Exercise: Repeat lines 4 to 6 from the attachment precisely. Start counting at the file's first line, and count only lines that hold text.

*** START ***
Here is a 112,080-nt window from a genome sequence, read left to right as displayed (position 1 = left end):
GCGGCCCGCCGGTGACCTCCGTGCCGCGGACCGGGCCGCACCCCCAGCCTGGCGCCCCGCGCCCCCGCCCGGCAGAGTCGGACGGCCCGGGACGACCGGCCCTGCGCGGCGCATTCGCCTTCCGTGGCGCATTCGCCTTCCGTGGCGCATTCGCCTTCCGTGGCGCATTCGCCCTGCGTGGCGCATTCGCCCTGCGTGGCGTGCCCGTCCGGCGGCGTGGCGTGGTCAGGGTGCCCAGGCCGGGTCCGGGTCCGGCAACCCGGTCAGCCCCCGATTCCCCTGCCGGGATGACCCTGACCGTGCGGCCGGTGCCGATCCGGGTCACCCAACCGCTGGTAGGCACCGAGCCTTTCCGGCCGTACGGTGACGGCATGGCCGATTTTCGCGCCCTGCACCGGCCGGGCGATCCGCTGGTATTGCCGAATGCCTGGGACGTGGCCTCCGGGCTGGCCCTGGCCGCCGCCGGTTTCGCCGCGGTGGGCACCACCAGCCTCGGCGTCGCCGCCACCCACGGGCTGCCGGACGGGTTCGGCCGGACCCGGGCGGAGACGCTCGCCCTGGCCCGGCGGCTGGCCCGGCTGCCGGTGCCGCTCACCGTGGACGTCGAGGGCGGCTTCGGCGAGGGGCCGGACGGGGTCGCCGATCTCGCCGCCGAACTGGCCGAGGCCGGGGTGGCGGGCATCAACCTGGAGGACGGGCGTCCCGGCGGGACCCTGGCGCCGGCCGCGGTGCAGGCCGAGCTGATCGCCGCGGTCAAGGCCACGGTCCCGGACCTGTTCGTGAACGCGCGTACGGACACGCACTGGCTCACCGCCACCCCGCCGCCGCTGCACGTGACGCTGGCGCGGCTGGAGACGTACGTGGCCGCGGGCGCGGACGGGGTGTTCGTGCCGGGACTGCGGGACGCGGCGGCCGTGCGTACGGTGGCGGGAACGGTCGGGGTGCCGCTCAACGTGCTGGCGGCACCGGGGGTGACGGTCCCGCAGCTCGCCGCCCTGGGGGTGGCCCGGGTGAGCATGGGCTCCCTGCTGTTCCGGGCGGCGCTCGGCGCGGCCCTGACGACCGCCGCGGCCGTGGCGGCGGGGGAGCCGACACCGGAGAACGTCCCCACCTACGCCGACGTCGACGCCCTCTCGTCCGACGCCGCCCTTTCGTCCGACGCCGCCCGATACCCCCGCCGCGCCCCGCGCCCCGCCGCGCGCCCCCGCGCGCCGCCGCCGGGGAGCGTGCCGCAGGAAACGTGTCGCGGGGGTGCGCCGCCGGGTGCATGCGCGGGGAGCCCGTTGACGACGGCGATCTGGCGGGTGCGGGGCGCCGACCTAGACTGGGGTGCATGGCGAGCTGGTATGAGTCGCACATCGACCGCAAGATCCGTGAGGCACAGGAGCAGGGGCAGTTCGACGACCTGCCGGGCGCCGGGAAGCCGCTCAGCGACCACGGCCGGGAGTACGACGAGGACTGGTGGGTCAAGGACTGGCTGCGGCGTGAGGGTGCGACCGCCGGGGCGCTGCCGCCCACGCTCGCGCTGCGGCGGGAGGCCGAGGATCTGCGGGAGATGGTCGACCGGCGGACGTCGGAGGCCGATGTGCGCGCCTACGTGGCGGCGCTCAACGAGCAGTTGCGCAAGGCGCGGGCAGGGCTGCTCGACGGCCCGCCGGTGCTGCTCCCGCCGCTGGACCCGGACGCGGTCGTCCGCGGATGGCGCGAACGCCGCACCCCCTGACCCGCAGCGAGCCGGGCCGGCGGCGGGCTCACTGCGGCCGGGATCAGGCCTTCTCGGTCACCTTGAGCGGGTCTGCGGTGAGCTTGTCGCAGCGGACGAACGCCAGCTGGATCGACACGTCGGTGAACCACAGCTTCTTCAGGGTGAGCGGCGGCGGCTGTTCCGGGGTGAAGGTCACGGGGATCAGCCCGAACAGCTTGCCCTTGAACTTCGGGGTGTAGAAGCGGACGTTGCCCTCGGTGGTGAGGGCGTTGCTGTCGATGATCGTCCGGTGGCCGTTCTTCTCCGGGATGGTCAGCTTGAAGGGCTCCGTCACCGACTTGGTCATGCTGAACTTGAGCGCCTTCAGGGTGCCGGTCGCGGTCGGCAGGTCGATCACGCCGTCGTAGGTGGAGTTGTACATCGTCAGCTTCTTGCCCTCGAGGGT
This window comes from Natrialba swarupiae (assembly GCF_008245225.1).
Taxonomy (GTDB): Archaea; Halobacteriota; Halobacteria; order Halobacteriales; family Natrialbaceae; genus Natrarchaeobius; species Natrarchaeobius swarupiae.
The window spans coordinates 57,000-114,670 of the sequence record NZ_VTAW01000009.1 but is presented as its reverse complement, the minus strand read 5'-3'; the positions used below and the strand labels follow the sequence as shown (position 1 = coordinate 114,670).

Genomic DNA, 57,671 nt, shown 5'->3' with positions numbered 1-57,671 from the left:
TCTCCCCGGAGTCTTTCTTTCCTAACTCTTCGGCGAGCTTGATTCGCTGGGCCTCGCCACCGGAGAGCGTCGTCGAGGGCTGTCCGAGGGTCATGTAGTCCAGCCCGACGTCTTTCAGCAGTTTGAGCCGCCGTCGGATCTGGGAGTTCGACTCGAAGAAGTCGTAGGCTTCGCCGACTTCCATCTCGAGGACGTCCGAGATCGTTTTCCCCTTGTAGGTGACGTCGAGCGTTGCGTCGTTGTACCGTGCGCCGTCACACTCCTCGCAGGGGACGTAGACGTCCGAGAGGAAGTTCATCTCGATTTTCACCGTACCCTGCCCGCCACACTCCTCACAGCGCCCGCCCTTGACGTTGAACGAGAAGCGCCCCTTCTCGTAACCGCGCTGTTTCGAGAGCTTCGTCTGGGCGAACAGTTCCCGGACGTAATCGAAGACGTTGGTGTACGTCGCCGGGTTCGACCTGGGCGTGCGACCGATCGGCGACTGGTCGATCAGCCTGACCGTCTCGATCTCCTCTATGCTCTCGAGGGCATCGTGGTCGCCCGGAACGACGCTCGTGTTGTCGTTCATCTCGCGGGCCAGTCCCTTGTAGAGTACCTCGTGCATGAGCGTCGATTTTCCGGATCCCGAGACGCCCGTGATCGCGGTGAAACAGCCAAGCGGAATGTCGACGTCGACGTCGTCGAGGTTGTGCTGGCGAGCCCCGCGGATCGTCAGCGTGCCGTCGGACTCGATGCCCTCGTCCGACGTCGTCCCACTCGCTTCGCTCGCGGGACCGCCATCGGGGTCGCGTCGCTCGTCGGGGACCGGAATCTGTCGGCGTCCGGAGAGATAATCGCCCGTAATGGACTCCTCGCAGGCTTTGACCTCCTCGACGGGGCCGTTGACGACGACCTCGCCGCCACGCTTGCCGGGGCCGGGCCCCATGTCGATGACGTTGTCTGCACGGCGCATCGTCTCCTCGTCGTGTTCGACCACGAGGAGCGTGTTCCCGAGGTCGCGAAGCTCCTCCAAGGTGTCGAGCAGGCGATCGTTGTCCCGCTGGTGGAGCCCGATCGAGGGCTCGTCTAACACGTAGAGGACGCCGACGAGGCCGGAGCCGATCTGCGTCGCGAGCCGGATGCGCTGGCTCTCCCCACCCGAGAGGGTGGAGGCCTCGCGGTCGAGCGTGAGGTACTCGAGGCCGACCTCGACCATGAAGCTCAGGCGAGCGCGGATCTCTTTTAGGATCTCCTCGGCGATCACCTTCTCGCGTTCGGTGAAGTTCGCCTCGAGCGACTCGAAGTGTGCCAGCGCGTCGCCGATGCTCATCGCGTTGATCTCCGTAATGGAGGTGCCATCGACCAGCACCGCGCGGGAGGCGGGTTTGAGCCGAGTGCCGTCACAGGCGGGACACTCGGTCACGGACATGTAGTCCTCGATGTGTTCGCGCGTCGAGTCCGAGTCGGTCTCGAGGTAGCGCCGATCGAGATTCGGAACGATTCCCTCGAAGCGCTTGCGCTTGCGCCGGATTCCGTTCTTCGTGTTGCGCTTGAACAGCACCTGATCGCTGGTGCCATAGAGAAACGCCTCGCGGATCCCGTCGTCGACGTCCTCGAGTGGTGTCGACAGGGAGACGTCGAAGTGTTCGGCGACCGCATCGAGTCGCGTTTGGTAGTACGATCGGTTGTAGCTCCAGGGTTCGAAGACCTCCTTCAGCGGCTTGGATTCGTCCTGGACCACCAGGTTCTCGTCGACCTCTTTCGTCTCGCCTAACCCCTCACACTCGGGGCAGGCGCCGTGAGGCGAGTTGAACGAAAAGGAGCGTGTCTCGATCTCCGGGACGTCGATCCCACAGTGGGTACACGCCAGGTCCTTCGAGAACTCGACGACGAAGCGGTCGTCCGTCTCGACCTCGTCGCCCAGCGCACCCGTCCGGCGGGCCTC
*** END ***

Taxonomy (GTDB): Archaea; Halobacteriota; Halobacteria; order Halobacteriales; family Natrialbaceae; genus Natrarchaeobius; species Natrarchaeobius swarupiae.
The window spans coordinates 57,000-114,670 of the sequence record NZ_VTAW01000009.1 but is presented as its reverse complement, the minus strand read 5'-3'; the positions used below and the strand labels follow the sequence as shown (position 1 = coordinate 114,670).

Genomic DNA, 57,671 nt, shown 5'->3' with positions numbered 1-57,671 from the left: